Photo: Mint
Photo: Mint

Opinion | The blot in the NDA’s hitherto prudent fiscal copybook

If this government returns to office, it has to own up and clean up macroeconomic statistics

No matter what one thinks of the United Progressive Alliance (UPA) government, one has to concede that it was consistent throughout. It was fiscally profligate in both its first and second terms. In contrast, the National Democratic Alliance (NDA) government has been inconsistent in its behaviour. It was fiscally prudent in its first three years. It inherited an impossible fiscal retrenchment target and it reduced the (true) fiscal deficit from around 6% of gross domestic product (GDP) to 4.1% and below. The oil price crash of 2014-16 came to its rescue, of course. However, in the last two years—2017-18 and 2018-19—it has undoubtedly botched up its copybook and has a lot to answer for.

Governments finance their fiscal spending and deficit usually through market borrowings. Printing money to finance the fiscal deficit is out of fashion except in Europe and in America.

Governments in India have another resource. They borrow from the accumulated deposits in their small savings schemes. The NDA government has discovered a third source. That is, internal and extra budgetary resources of public enterprises. It has used internal and extra budgetary resources in two ways.

Instead of paying the subsidies it has to, it has forced some of the enterprises to borrow to fund their operations. Two, it has pushed some of its own borrowing on to their books so that, on paper, the government would appear fiscally prudent.

During the UPA years (March 2004-March 2014), net borrowings of the Union government from the market and from small savings together went up five times or at a compounded annual growth rate of 18%. If one counted from 2005, the compounded annual growth rate is 29.3%.

In contrast, for the NDA government, this figure has actually contracted. That is, the combined sum of net market borrowings and from the small savings schemes is now estimated at 4.28 trillion. In the year ended March 2014, the amount was 4.66 trillion. The amount has contracted by 8.2% in five years (CAGR of -1.7%). That looks like extraordinary fiscal prudence. But the moment one adds internal and extra budgetary resources of public enterprises to the above numbers, the NDA’s fiscal rectitude in the last two years looks less stellar.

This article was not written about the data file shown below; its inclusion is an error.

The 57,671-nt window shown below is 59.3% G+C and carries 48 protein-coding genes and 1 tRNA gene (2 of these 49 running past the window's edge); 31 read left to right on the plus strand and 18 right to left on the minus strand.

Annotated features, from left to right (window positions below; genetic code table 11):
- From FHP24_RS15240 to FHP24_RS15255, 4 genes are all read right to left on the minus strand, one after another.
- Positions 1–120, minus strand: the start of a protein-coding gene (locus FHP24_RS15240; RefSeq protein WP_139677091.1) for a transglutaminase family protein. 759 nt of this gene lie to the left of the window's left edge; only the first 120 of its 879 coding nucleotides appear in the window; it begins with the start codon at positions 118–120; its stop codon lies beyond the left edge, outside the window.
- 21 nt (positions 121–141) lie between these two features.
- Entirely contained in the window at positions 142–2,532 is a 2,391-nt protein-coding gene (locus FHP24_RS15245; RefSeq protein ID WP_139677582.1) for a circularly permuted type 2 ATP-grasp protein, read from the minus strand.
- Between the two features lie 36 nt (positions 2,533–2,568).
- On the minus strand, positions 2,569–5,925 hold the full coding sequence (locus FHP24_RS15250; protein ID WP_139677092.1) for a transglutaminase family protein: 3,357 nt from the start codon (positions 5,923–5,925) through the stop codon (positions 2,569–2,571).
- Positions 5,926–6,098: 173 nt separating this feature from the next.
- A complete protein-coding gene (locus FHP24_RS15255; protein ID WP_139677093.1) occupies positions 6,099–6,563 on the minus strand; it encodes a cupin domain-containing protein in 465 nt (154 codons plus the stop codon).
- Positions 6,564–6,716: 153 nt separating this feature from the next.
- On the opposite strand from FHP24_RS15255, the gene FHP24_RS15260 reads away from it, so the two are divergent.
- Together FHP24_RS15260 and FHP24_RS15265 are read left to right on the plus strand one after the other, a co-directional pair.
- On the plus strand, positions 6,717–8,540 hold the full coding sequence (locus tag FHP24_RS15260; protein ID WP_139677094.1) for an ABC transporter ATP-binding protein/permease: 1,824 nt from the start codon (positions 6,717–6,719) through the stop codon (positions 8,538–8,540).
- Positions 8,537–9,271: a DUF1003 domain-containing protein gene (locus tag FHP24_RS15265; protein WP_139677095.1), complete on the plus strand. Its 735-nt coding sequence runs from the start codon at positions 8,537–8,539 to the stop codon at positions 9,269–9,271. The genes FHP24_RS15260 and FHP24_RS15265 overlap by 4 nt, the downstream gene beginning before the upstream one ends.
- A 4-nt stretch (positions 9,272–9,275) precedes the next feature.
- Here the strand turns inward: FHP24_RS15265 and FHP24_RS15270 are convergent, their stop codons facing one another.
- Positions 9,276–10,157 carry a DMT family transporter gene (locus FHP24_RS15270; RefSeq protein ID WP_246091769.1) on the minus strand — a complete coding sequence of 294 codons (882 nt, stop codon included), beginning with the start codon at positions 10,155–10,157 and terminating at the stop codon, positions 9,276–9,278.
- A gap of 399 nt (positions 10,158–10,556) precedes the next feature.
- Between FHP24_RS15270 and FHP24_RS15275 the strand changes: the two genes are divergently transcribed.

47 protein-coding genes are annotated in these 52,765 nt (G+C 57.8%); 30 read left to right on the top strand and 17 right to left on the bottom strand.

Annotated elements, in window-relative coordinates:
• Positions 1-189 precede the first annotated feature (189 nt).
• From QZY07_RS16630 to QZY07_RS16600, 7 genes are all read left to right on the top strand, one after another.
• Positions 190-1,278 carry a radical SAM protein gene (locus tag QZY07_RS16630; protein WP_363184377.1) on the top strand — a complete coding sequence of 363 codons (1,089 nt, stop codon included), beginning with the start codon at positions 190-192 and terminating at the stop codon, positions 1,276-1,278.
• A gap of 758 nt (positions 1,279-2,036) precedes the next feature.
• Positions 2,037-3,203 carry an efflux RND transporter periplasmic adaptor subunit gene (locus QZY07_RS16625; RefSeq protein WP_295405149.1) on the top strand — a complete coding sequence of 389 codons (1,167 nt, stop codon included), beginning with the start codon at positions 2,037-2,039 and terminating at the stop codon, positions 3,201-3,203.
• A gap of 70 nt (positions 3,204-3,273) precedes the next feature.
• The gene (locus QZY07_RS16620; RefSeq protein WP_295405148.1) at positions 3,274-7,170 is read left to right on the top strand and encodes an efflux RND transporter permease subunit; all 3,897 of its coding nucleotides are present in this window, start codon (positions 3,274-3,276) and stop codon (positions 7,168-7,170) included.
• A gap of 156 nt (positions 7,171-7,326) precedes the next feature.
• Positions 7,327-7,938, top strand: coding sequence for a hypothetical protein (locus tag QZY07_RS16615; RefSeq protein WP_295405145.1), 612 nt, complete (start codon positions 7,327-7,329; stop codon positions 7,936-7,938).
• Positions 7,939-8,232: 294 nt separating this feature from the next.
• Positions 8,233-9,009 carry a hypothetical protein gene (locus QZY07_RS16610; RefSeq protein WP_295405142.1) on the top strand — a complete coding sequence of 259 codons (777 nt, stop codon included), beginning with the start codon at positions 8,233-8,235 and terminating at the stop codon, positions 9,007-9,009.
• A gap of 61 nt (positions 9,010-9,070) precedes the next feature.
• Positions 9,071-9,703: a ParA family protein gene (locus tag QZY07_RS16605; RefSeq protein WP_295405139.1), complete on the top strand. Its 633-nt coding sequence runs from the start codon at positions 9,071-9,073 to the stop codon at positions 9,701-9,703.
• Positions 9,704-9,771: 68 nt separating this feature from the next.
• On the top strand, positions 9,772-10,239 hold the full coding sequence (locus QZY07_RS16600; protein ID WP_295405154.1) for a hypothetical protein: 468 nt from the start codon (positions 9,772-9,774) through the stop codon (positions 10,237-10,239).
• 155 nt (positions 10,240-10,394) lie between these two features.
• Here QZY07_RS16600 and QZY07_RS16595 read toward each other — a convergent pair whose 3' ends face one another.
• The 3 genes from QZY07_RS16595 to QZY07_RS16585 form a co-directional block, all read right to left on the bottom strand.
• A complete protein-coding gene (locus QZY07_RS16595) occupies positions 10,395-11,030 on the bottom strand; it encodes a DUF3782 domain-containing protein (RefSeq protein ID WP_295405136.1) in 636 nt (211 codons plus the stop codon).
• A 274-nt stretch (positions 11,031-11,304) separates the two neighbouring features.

In the first three years of the NDA government, the combined borrowing of the entire public sector (the Union government’s net market borrowing, borrowings from small savings schemes and internal and extra budgetary resources of public enterprises) went up only by 3.6%. The annual growth rate was around 1.2%.

But in the last two years, the government had pushed much of its borrowing on to the books of public enterprises. In the last two years, this amount has jumped from 7.55 trillion to 10.72 trillion, based on the revised estimates for 2018-19. This may be a lot higher in the end, if one went by the experience in 2017-18.

In 2017-18, the government budgeted internal and extra budgetary resources of 3.85 trillion. The revised estimate was 4.77 trillion. But the actual figure turned out to be 6.11 trillion.

Similarly, for the year ending March 2019, the government had budgeted internal and extra budgetary resources of public enterprises at 4.78 trillion. It has now been revised to 6.44 trillion. The final figure could be higher. If these are debts assumed by public enterprises because the government did not or could not finance them through the budget, or if they are necessitated by the failure of the government to pay its subsidies to the public enterprises, then they amount to a significant understatement of the deficit.

This situation has come about because of slower growth in the last two years. But economic growth numbers do not tell that story. Despite modest overall and bank credit growth, the government has reported an estimated economic growth rate of 8.2% for 2016-17, and 7.2% for 2017-18 and for 2018-19. At the same time, the Central Statistics Office (CSO) had cut the growth rates for the period from 2004 to 2012 when credit growth was much higher. Further, the CSO reports robust fixed capital formation in the private non-financial sector even as its profit share of GDP has been cut in half between 2008 and 2018. The storyline that India has the world’s fastest growth among large economies does not really stand up to rigorous scrutiny. Worse, that has compounded the fiscal deficit maths.

In spite of these shenanigans, the government has been lucky. The rise in the price of crude oil seen in 2018 has been arrested and a pusillanimous Federal Reserve has thrown a lifeline to emerging market currencies and global liquidity.

If this government returns to office in May, it has to own up and clean up not just the budget numbers, but macroeconomic statistics. That will enhance its and the nation’s credibility and help maintain the sovereign credit rating. The bond market may deliver the verdict on that prospect in the next few weeks.

V. Anantha Nageswaran is the dean of IFMR Graduate School of Business (KREA University). These are his personal views

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